Posted by Demosophist at 11:49 PM | Comments (5)

September 14, 2003

Naturally Unnatural

The argument of the Marxisant left conspiracy theorists, like Michael Moore and Noam Chomsky, is counter-rational. Their whole premise implies that there isn't a cadre of enemies ready to die and kill innocents for the sake of destroying liberal Democracy. Or if such people exist, it's because of something we did. So if we just become more indulgent, better comrades those seemingly bad folks, who are really just teddy bears under the surface, will go home and play checkers, or backgammon.

But it would seem that someone who deliberately and proudly murders 3,000 innocent people, and who threatens to murder 30,000 or 300,000 or 3,000,000 without limit (the more the better) isn't quite the sort of fellow one ought to use as the first test case for this optimistic theory of human nature and stealthily concealed goodwill. And the real reason why the individual who directed and produced Bowling for Columbine must insist that real threats are merely contrived subterfuges... the reason why he has virtually no choice but to make that preposterously false claim, is that he has absolutely no philosophical or pragmatic response to calamity. None whatsoever. The good times can't be over, because he wouldn't know what the heck to do if they were.

And that little flaw in the philosophy of denial is as big as the New York skyline.

Posted by Demosophist at 04:37 PM | Comments (7)

The Other Edge

For this first post I'd like to offer a theoretical alternative to the "we had it coming" thesis, that the Marxist-ish left loves to promote. One can find many refutations of this thesis, but it seems to me that, like all big lies, it contains at least one small kernel of truth that gives it unwarranted credibility. And that kernel has to do with what S.M. Lipset calls the "double-edged sword" of American Exceptionalism.

This "other edge" concerns the observaton, made long ago and by many people (including the inimitable Hannah Arendt), that there have been few nations founded on the American example. The price of exceptionalism is, well..., that we're atypical. We are the only nation founded entirely on an ideal, or philosophy, rather than an ethnic identity, for one thing. And for a people seeking a "national" experience, we aren't a short cut.

But the implications are now much more dire than they were during Arendt's time, or when Lipset published The First New Nation. Because now we aren't merely failing to serve as a Lockean model for national foundation. The alternative to the classical liberalism that virtually defines us as a nation, and that we help define for the world, has us in its sights. It is not simply that we've failed to inspire, but that we've inadvertently inspired hatred. Or more accurately we've stood by and allowed the haters to inspire the skeptics. So, although we certainly did not "have it coming" in even the most oblique sense, one might still see 9/11 as the product of our neglect.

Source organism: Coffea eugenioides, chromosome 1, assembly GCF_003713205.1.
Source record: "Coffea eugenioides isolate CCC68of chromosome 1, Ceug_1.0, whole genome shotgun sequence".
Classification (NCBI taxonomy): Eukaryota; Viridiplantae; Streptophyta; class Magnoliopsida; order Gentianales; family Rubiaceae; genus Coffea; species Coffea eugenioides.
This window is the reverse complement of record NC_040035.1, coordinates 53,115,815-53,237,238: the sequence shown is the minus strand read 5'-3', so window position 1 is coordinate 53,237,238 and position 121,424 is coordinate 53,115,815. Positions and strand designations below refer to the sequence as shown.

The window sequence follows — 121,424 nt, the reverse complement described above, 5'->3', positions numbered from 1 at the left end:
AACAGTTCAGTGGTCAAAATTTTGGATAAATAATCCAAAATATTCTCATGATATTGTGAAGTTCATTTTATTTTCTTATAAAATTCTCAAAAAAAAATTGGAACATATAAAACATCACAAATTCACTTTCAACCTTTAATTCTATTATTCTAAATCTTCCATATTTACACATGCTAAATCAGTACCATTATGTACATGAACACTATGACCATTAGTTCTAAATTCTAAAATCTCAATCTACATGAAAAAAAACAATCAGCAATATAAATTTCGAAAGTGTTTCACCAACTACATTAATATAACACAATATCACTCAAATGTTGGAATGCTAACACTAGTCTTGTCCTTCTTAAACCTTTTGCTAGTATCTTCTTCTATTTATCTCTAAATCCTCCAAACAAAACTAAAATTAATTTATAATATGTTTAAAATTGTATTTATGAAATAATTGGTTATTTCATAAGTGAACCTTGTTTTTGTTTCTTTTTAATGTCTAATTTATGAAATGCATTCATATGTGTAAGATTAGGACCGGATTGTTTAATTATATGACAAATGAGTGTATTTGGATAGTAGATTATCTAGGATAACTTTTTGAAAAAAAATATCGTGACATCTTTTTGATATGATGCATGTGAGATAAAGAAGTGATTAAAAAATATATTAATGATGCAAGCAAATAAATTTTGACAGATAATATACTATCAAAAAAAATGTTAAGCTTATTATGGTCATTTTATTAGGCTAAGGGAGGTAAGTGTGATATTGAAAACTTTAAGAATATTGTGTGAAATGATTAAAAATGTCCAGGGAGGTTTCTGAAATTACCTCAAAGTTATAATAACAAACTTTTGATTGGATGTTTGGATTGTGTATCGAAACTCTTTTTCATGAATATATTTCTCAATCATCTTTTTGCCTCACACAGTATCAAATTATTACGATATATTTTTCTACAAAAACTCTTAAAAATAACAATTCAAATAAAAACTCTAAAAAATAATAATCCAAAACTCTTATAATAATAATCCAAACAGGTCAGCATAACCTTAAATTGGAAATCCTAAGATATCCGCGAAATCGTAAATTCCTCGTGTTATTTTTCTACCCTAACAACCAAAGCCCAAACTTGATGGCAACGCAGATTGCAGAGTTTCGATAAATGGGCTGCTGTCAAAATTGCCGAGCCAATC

Much of the world, taking the lead of the Euro-left, thinks of the US as petulant and arrogant, which may in fact be true to some extent. But arrogance is not a flaw of our ideology, nor is our arrogance as great is it is purported to be. The US is now, and has always been, surfing the leading edge of the wave of history. It is a fact that we were "the first new nation," even though our nation was inspired by the Scottish and even the French liberal movements. So it may be the arrogance of misplaced envy to suggest that this pre-eminance is anything other than a simple fact. There's plenty of room on the crest of this wave were anyone bold enough to join us. And our task, which may be formidable, and which may in fact require considerable humility in the long run, is to inspire a few more peoples to try the crest of this wave. And of course, in that sense at least, cease to be quite so exceptional.

But make no mistake, there's no advantage for us to kick out of the wave and join the crowd on the kiddie beach. Nor do we intend to crawl into the soft cocoon that has become Westen Europe, largely at our expense.

Much more later.

Posted by Demosophist at 04:20 PM | Comments (0)

September 03, 2003

Scott Talkington's CV

19342 Belleau Woods Dr., Apt. K102
Triangle, VA 22172
(703) 441-0522


1998 Ph.D. in Public Policy
The School of Public Policy, George Mason University
Dissertation: Influence of Political Values and Campaign Contributions in 1996 Congressional Elections

1991 MBA for Business, Government and Not-for-Profit Management
Atkinson Graduate School of Management / Willamette University

1982 BS, Design Science
Columbia Pacific University


2003-Present Arizona Department of Education
Data management and statistical analysis to investigate the impact of socioeconomic status, funding, and other school resources on student achievement. The analysis employs separate analyses of elementary, middle and secondary schools and uses several standardized reading and math tests as measures of achievement (AIMS, MAP and SAT9). School resource variables include expenditures (federal, state and local), teacher salary, class size, and several teacher quality indicators (education, certification, experience). Measures of teacher quality are aggregated from staff files.

2001-2002 Florida State Department of Education
Conducted data management and statistical analysis to determine the impact of school resources and teacher and student characteristics on student achievement throughout the state of Florida. The analysis included creating a comprehensive data source, and charting SES adjusted math and reading scores by various resource and control variables: class size, pupil teacher ratio, teacher education and experience, and per pupil expenditures.